William Gibson, All Tomorrow’s Parties
For more than two millennia, Judeo-Christian culture has been waiting for the end, time and history ticking slowly towards their supposedly inevitable conclusion.
But although the end stubbornly refuses to come, we cannot help ourselves: from nuclear winter to global warming, from inter-planetary collisions to the Y2K bug, our cultural imagination constantly seeks out dire predictions and invests dates with apocalyptic significance.
All Tomorrow’s Parties, William Gibson’s sixth (or seventh, if you count The Difference Engine, co-authored with Bruce Sterling) novel, turns upon an ending not imagined, but foreseen, coalescing out of the ceaseless motion of the information that courses through the datanets of the early twenty-first century:
“Laney reaches up and removes the bulky eyephones. Yamazaki cannot see what outputs to them, but the shifting light from the display reveals Laney’s hollowed eyes. “It’s all going to change, Yamazaki. We’re coming up on the mother of all nodal points. I can see it, now. It’s all going to change”.”
For those not familiar with the name, William Gibson is the man whose 1984 novel, Neuromancer, is generally credited with having coined the term “cyberspace” (although Australian writer Damien Broderick probably beat him to it, technically speaking), and who, in the two novels that followed it, mapped out a vision of a future which was as exhilarating as it was terrifying.
That first sequence of novels, the Sprawl trilogy, was followed in 1992 by the Bridge novels, Virtual Light and (in 1996) Idoru. All Tomorrow’s Parties forms the coda to this second sequence, and a remarkable coda it is, replete with Gibson’s stylish, often startlingly beautiful images of a world increasingly subsumed in virtualities of its own making, the inexorable narrative movement for which Gibson is justly famous, and a strange, haunting and ultimately profound re-imagining of what the end of the world might look like.
As with Virtual Light and Idoru, the future of All Tomorrow’s Parties is a more tangible future than that of the Sprawl novels, and more unsettling for it, a media-saturated not-quite-now which has the uncanny familiarity of déjà vu. Like Bret Easton Ellis, Gibson has a fascination with the surfaces of contemporary culture, with the almost fetishistic power of things and images to evoke, their power to take on meanings of their own. Echoing Barthes, a character in Tokyo glimpses this power in “the towers of Shinjuku, the walls of animated light, sign and signifier twisting toward the sky in the unending ritual of commerce, of desire. Vast faces fill the screens, icons of a beauty at once terrible and banal.” Texture overlays texture, present and future refracting through each other, altering each other.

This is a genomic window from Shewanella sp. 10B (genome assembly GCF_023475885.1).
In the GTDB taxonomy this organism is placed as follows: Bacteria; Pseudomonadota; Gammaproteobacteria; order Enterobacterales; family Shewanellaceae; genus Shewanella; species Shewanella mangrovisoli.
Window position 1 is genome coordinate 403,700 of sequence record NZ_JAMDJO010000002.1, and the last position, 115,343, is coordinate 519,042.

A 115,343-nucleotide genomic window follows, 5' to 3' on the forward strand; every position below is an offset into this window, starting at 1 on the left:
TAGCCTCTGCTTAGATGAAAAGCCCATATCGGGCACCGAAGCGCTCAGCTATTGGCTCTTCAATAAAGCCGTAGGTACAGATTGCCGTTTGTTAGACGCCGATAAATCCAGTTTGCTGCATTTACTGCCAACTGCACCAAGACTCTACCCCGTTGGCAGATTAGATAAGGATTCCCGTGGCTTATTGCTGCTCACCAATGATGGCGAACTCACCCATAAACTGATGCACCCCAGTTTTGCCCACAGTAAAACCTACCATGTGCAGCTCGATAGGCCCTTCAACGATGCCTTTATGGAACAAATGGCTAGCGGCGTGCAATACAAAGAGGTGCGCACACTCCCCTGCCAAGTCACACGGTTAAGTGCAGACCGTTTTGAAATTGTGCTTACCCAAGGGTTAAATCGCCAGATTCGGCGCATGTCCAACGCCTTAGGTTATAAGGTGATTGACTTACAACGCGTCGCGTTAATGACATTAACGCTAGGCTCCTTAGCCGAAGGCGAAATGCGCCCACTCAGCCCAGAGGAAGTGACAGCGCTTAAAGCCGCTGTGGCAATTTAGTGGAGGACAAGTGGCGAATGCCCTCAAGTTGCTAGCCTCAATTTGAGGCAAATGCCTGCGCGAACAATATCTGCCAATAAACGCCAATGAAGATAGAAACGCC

Laney sees this change, this “mother of all nodal points” coming because of organic changes within his brain’s structure occasioned by repeated doses of an experimental drug called 5-SB. Not psychic, at least not in a non-rational or non-scientific sense, Laney is able to perceive shapes in the fractal oceans of data that have immersed the world. History might be plastic, an endlessly revised narrative that forms itself out of stored data, but Laney can see more than the narratives, more than just the data, he can see “the shape that comprised of every narrative, every version”, and within that shape he can see “nodal points, discontinuities in the texture of information.”
And so, from his refuge in a Tokyo subway station, Laney tries to reach this nodal point in time to predict it, for in a twist on his Cassandra-like power to see the future coming, Laney can only see change coming, not what that change might be. To accomplish this he draws in others: Rydell, the soft-hearted security guard from Virtual Light, no longer a star in the making on the tabloid television show, Cops in Trouble; Chevette, the former cycle courier and no longer Rydell’s girlfriend; Rei Toei, the idoru of Gibson’s last novel, not quite a person, but an idealised virtual being, created to embody the fantasies of a world drunk on celebrity, “the ultimate expression of entertainment software”.
Yet even as Laney drives his agents towards the centre of the puzzle, other players, players with quite different agendas begin to intrude: the Lucky Dragon mini-mart chain’s new nano-fax service (physical objects replicated from the molecular level up, anywhere in the world); the enigmatic billionaire Cody; a silent assassin hired by Harwood who is hunting Rydell.
The event that awaits them, the “mother of all nodal points”, is a strangely anti-climactic one. Yet that sense of anti-climax is much of what gives this book its power to haunt. Like its title, half promise, half elegy for parties that shall never be, it is a strange, ambiguous moment, where the perfection of the virtual and the flawed reality of the flesh meet. And, in one strange, subtle moment, Gibson both subverts and fulfils the apocalyptic imagination we seem so unable to escape. Even as worlds end, new ones are born, and tomorrow is always another day.
First published in The Sydney Morning Herald, 1999.
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